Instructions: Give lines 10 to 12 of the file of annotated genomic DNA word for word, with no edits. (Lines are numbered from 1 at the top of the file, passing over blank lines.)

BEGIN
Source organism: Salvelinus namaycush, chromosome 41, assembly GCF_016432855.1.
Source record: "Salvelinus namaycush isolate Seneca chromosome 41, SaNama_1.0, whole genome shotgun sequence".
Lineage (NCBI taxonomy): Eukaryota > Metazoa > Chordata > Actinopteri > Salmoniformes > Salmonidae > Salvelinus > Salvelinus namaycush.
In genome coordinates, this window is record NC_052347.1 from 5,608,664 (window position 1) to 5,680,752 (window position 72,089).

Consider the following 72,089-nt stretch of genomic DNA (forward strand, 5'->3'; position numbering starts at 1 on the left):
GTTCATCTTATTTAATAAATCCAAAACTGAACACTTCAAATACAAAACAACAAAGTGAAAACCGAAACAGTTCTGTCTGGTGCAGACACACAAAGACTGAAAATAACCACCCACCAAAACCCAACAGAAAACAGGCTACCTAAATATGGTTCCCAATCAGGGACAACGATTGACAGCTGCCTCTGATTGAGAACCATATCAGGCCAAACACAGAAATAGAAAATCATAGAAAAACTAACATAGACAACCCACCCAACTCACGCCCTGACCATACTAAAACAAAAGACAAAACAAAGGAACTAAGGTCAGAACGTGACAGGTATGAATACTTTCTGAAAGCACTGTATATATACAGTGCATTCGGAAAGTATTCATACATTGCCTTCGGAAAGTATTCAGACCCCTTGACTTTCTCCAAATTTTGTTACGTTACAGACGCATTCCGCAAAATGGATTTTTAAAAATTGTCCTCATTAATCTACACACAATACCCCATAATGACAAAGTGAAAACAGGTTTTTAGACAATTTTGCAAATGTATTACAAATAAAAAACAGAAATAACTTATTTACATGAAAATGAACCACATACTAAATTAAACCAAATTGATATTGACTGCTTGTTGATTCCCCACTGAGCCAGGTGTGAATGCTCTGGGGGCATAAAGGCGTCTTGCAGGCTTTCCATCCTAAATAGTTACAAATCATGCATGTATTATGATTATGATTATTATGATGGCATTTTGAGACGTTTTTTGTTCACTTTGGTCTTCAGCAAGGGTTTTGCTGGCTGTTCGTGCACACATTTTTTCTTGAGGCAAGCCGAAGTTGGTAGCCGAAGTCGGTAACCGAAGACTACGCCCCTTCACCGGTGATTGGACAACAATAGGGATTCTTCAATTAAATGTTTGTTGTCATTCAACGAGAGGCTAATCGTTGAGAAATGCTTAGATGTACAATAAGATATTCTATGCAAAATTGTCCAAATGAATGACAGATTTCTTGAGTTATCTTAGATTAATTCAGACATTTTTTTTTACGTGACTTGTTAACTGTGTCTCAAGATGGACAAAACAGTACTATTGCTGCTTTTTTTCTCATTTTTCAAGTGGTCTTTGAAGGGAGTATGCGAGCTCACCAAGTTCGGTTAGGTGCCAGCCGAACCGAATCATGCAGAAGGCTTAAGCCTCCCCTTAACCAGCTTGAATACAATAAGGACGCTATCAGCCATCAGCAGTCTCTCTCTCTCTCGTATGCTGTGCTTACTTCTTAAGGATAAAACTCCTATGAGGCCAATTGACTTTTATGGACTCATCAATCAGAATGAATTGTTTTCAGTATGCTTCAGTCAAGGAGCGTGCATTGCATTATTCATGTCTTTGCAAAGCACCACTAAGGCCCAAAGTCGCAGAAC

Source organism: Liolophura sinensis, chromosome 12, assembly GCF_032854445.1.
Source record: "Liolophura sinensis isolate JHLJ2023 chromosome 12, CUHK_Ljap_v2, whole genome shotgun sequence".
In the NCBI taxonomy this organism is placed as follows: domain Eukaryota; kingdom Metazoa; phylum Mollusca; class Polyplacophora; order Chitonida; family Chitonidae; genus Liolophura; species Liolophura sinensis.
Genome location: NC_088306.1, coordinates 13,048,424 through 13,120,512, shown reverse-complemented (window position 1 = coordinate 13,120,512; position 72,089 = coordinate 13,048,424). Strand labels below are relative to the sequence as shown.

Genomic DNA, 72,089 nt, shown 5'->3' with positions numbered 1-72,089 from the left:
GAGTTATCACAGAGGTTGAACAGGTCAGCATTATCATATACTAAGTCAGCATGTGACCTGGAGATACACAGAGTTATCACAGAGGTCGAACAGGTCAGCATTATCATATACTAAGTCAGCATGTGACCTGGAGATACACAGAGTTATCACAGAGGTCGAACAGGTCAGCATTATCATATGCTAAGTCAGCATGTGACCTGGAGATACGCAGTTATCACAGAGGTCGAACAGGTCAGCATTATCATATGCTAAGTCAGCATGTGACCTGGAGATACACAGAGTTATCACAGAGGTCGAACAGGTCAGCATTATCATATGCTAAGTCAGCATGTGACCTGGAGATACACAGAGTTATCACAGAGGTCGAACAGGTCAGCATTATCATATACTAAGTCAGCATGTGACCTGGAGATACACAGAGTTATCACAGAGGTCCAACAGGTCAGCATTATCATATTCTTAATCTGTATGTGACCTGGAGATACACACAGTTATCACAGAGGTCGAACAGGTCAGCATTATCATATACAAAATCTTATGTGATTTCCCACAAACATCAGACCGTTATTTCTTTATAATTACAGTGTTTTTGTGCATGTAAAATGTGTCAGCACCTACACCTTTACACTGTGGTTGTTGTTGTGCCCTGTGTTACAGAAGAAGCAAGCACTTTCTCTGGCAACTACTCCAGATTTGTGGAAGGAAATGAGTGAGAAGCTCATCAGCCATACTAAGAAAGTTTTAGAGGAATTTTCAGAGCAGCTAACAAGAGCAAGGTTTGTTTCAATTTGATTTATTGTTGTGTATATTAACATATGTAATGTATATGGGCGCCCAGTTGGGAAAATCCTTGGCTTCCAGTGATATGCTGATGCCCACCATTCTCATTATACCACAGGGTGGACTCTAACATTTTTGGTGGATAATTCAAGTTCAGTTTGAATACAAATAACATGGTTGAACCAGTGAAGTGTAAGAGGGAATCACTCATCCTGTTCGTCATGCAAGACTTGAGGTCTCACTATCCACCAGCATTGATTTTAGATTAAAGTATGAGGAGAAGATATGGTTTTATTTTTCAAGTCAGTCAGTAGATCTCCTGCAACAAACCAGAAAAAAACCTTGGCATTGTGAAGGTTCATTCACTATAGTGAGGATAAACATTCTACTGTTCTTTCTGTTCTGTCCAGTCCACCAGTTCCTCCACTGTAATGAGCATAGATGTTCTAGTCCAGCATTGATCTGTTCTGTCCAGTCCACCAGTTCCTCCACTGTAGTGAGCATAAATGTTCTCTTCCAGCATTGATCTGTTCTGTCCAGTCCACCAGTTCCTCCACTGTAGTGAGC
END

Genome location: NC_088306.1, coordinates 13,048,424 through 13,120,512, shown reverse-complemented (window position 1 = coordinate 13,120,512; position 72,089 = coordinate 13,048,424). Strand labels below are relative to the sequence as shown.

Genomic DNA, 72,089 nt, shown 5'->3' with positions numbered 1-72,089 from the left:
GAGTTATCACAGAGGTTGAACAGGTCAGCATTATCATATACTAAGTCAGCATGTGACCTGGAGATACACAGAGTTATCACAGAGGTCGAACAGGTCAGCATTATCATATACTAAGTCAGCATGTGACCTGGAGATACACAGAGTTATCACAGAGGTCGAACAGGTCAGCATTATCATATGCTAAGTCAGCATGTGACCTGGAGATACGCAGTTATCACAGAGGTCGAACAGGTCAGCATTATCATATGCTAAGTCAGCATGTGACCTGGAGATACACAGAGTTATCACAGAGGTCGAACAGGTCAGCATTATCATATGCTAAGTCAGCATGTGACCTGGAGATACACAGAGTTATCACAGAGGTCGAACAGGTCAGCATTATCATATACTAAGTCAGCATGTGACCTGGAGATACACAGAGTTATCACAGAGGTCCAACAGGTCAGCATTATCATATTCTTAATCTGTATGTGACCTGGAGATACACACAGTTATCACAGAGGTCGAACAGGTCAGCATTATCATATACAAAATCTTATGTGATTTCCCACAAACATCAGACCGTTATTTCTTTATAATTACAGTGTTTTTGTGCATGTAAAATGTGTCAGCACCTACACCTTTACACTGTGGTTGTTGTTGTGCCCTGTGTTACAGAAGAAGCAAGCACTTTCTCTGGCAACTACTCCAGATTTGTGGAAGGAAATGAGTGAGAAGCTCATCAGCCATACTAAGAAAGTTTTAGAGGAATTTTCAGAGCAGCTAACAAGAGCAAGGTTTGTTTCAATTTGATTTATTGTTGTGTATATTAACATATGTAATGTATATGGGCGCCCAGTTGGGAAAATCCTTGGCTTCCAGTGATATGCTGATGCCCACCATTCTCATTATACCACAGGGTGGACTCTAACATTTTTGGTGGATAATTCAAGTTCAGTTTGAATACAAATAACATGGTTGAACCAGTGAAGTGTAAGAGGGAATCACTCATCCTGTTCGTCATGCAAGACTTGAGGTCTCACTATCCACCAGCATTGATTTTAGATTAAAGTATGAGGAGAAGATATGGTTTTATTTTTCAAGTCAGTCAGTAGATCTCCTGCAACAAACCAGAAAAAAACCTTGGCATTGTGAAGGTTCATTCACTATAGTGAGGATAAACATTCTACTGTTCTTTCTGTTCTGTCCAGTCCACCAGTTCCTCCACTGTAATGAGCATAGATGTTCTAGTCCAGCATTGATCTGTTCTGTCCAGTCCACCAGTTCCTCCACTGTAGTGAGCATAAATGTTCTCTTCCAGCATTGATCTGTTCTGTCCAGTCCACCAGTTCCTCCACTGTAGTGAGC